It sounds irreligious, but I’ve never been able to relate to Ferraris. Give me a quirky English rig with an interesting pedigree and a shape you don’t see every day. There’s something about the smell of leather, the way the rain beads on the bonnet, that reminds you of the day when almost anybody in England could build a sports car, and most of them did. A worker in Coventry once said to me about the Triumph TR6: "It rides hard and smells of oil, mate. They just don't make cars like that any more!"
Dutch Darrin was supremely lucky—and one of the most charming things about him was that he never ceased saying so.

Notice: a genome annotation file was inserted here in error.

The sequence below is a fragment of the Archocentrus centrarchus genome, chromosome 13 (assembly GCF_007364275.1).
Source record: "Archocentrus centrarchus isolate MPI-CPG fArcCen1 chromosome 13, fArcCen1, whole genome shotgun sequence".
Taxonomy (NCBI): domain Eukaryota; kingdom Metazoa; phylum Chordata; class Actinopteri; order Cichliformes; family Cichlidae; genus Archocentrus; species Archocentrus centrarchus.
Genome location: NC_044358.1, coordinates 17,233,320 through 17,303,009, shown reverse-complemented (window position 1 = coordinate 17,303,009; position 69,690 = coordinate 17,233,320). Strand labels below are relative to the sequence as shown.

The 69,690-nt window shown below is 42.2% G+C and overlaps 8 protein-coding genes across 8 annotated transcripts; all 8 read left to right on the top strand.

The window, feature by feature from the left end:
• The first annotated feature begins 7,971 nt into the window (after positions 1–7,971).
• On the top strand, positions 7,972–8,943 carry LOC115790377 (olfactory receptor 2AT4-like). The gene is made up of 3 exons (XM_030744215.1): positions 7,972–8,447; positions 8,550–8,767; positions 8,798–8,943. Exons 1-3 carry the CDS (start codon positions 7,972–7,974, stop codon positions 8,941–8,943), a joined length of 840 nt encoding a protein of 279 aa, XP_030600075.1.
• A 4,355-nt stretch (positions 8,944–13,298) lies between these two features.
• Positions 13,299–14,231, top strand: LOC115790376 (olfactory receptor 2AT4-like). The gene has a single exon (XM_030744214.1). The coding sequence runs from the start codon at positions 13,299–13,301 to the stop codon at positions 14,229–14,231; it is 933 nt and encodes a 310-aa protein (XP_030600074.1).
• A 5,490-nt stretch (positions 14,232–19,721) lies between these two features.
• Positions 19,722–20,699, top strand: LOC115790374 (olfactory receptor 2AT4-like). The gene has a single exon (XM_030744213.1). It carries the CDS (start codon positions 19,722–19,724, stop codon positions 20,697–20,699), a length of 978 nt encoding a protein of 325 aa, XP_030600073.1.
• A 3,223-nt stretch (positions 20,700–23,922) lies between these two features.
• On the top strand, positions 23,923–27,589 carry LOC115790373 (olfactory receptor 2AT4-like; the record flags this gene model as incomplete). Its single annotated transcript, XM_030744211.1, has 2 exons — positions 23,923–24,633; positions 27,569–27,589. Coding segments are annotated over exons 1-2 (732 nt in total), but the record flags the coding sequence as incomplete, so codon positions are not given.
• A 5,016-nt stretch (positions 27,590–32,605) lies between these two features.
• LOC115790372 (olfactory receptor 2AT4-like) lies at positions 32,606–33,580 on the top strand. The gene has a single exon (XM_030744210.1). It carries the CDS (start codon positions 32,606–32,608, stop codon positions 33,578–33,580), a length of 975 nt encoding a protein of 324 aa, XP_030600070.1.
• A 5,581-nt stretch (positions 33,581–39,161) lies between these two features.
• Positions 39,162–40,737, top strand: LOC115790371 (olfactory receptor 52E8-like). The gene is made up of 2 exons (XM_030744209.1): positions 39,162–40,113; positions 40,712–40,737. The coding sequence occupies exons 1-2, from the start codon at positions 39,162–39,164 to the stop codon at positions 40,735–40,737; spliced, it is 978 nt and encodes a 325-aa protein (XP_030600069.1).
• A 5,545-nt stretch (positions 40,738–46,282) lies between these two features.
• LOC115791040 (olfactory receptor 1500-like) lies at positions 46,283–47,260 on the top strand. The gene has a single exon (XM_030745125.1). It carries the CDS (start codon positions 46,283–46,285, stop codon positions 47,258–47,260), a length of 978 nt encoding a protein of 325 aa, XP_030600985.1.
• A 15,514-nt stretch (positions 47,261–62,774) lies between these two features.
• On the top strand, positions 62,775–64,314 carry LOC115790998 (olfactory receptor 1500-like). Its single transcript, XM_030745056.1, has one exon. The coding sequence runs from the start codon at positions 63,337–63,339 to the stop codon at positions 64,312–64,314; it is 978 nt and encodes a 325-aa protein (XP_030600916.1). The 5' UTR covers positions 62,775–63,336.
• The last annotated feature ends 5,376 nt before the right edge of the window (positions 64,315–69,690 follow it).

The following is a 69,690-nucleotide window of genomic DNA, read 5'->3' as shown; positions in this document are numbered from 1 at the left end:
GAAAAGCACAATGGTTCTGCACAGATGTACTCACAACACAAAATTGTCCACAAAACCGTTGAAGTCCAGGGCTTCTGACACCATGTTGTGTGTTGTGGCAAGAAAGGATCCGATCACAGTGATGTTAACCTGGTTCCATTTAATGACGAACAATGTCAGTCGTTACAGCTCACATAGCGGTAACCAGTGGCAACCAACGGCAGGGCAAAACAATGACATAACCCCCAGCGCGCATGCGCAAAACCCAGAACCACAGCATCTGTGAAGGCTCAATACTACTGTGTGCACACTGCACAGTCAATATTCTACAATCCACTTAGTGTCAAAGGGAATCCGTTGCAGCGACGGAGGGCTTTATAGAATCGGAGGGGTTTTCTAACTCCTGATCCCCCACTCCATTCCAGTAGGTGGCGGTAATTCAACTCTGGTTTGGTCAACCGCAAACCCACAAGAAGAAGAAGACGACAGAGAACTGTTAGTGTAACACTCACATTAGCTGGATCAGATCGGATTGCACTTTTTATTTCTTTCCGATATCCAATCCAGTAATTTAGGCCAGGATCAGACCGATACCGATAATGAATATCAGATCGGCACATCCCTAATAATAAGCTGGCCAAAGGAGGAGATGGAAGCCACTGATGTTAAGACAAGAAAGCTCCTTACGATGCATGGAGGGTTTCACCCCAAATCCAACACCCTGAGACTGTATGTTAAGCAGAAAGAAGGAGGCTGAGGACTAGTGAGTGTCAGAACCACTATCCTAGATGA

Excerpt only. For full text and illustrations and a roster of Packard Darrins, see The Automobile, May 2017.
Looking back on the previous century, the historian Arthur M. Schlesinger, Jr. reflected that individuals do make a difference: “In December 1931 Churchill, crossing Fifth Avenue in New York City, looked in the wrong direction and was knocked down by an automobile. Fourteen months later Franklin Roosevelt was fired on by an assassin….Would the next two decades have been the same had the car killed Churchill in 1931 and the bullet killed Roosevelt in 1933?”…